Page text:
Entrepreneur: Alicia Navarro
Business name: Skimlinks
Years in business: 7
Website address: skimlinks.com
Being a successful entrepreneur is a huge accomplishment. Being a successful female entrepreneur in the tech space is even bigger, especially when your company works with media giants like Hearst and Gawker.
Seven years ago, Alicia Navarro helped to bring affiliate marketing into the 21st century with her company Skimlinks, a platform that helps websites earn revenue from their commerce-related content. Skimlinks works with 1.5 million global websites and 20,000 retailers to turn product links in articles into trackable revenue-generating affiliate links. If a publisher's readers click on a link and buy something from a retailer, the publisher receives a commission from Skimlinks, thereby helping everyone from small blogs to large media networks monetize their content.
Navarro, who serves as the company's CEO, shared her experience in online advertising and marketing, and where she thinks the industry will go in the coming years. [Women of Tech: 8 Amazing Female Entrepreneurs]
Skimlinks founder and CEO Alicia Navarro Credit: skimlinks.com
Business News Daily: What problem were you hoping to solve when you started your business?
Alicia Navarro: Affiliate marketing is a way publishers can earn a commission for the sales they refer, and has been around for a long time. But before Skimlinks, it was incredibly clunky, technically difficult and time-consuming to sign up with multiple networks, manually create affiliate links and keep them optimized. Skimlinks solved this problem by automating the entire process of earning money through affiliate marketing, and helps publishers earn more revenue through their site.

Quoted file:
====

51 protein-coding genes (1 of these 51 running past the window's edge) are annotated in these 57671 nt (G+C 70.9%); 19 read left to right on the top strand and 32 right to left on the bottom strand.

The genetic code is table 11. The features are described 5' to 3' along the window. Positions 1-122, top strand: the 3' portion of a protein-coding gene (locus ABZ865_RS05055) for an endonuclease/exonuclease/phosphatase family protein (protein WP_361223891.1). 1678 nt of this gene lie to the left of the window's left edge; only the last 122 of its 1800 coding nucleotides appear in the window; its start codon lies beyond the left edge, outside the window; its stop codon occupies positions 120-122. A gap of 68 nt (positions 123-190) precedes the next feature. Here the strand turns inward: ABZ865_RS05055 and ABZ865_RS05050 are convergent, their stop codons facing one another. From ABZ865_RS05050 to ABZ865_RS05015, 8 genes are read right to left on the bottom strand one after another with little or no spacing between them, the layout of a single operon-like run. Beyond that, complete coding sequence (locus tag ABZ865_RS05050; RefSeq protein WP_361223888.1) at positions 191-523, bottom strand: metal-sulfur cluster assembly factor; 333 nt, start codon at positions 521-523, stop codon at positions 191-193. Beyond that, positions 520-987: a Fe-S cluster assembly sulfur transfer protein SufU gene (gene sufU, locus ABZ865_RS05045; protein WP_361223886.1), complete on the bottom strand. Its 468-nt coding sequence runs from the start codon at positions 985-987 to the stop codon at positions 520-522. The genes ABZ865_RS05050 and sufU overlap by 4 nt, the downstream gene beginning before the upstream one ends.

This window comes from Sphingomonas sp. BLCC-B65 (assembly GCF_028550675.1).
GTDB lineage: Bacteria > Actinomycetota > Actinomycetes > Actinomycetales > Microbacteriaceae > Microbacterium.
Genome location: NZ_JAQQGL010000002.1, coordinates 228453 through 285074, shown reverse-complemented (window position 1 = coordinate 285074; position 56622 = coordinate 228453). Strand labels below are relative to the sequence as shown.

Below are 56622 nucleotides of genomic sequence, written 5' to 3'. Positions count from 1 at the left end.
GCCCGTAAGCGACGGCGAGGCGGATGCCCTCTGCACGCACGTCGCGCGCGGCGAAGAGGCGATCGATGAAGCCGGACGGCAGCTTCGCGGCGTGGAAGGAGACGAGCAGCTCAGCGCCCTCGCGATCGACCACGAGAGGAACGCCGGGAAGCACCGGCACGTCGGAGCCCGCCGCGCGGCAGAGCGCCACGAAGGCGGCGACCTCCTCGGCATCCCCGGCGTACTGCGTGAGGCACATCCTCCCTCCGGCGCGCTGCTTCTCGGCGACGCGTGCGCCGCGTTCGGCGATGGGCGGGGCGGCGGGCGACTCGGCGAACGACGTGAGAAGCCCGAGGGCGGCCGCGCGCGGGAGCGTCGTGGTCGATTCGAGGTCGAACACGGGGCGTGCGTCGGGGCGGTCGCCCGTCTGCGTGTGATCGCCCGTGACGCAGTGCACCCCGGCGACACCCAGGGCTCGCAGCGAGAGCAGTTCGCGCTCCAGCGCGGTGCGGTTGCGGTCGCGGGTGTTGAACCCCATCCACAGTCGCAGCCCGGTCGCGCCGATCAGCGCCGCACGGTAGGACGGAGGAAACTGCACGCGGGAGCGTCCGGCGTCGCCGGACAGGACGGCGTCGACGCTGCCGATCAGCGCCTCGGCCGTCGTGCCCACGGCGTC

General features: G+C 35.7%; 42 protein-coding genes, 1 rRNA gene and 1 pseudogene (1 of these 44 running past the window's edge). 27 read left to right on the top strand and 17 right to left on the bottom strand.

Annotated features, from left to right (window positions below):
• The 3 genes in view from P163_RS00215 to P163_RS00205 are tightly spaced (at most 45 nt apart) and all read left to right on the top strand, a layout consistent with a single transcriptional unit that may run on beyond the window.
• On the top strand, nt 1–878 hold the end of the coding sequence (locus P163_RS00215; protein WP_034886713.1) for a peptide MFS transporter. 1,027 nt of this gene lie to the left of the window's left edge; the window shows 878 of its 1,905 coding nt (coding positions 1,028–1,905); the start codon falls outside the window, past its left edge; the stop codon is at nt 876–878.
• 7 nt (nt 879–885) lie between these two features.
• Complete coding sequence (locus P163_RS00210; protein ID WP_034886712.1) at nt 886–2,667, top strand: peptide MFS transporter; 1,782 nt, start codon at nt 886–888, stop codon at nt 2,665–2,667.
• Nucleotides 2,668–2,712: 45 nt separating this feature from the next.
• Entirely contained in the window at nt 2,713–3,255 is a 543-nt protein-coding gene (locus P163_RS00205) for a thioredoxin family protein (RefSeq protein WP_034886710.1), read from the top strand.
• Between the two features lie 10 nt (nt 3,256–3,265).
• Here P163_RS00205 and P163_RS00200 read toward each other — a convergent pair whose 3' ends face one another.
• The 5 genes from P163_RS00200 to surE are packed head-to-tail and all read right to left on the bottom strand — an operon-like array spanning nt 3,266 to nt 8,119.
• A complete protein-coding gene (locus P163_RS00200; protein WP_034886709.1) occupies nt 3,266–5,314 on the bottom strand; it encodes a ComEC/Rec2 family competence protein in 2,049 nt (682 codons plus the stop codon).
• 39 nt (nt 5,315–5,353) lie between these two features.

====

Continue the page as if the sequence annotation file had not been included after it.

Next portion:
BND: Could your business have existed 20 years ago?
A.N.: Yes, in that affiliate marketing has been around that long. But the affiliate networks have become so fragmented, and there are now so many online retailers. [This] is what makes Skimlinks — a service that aggregates and automates the affiliate linking of 20,000 retailers — so valuable.
BND: What technology has been the greatest help to your business?
A.N.: Amazon Web Services. We've been able to grow quickly and have our hosting needs met virtually and scalably.
BND: What technology can't you live without?
A.N.: Right now, I love streaming video services such as Hulu and Netflix. I no longer watch commercial television.
BND: If you could hire one extra employee right now, what would you have that person do?
A.N.: Data engineer. They are hard to find, and we have a lot of data that needs engineering!
BND: What technology do you wish existed that doesn't?
A.N.: Teleporting. I think it would solve all the world's problems. Environmental issues would abate because humans would be more spread out. Famine, work immobility, wars, poverty — it could all end with a bit of teleporting.
BND: Where do you see technology in your industry going over the next three to five years?
A.N.: I see the [shift] from display to native advertising being the major move, as well as from brand dollars to programmatic, as the fallacies behind many of the success metrics of brand display campaigns are exposed.
BND: What's the most valuable nontech skill an entrepreneur needs?
A.N.: The ability to get people to help you achieve your vision.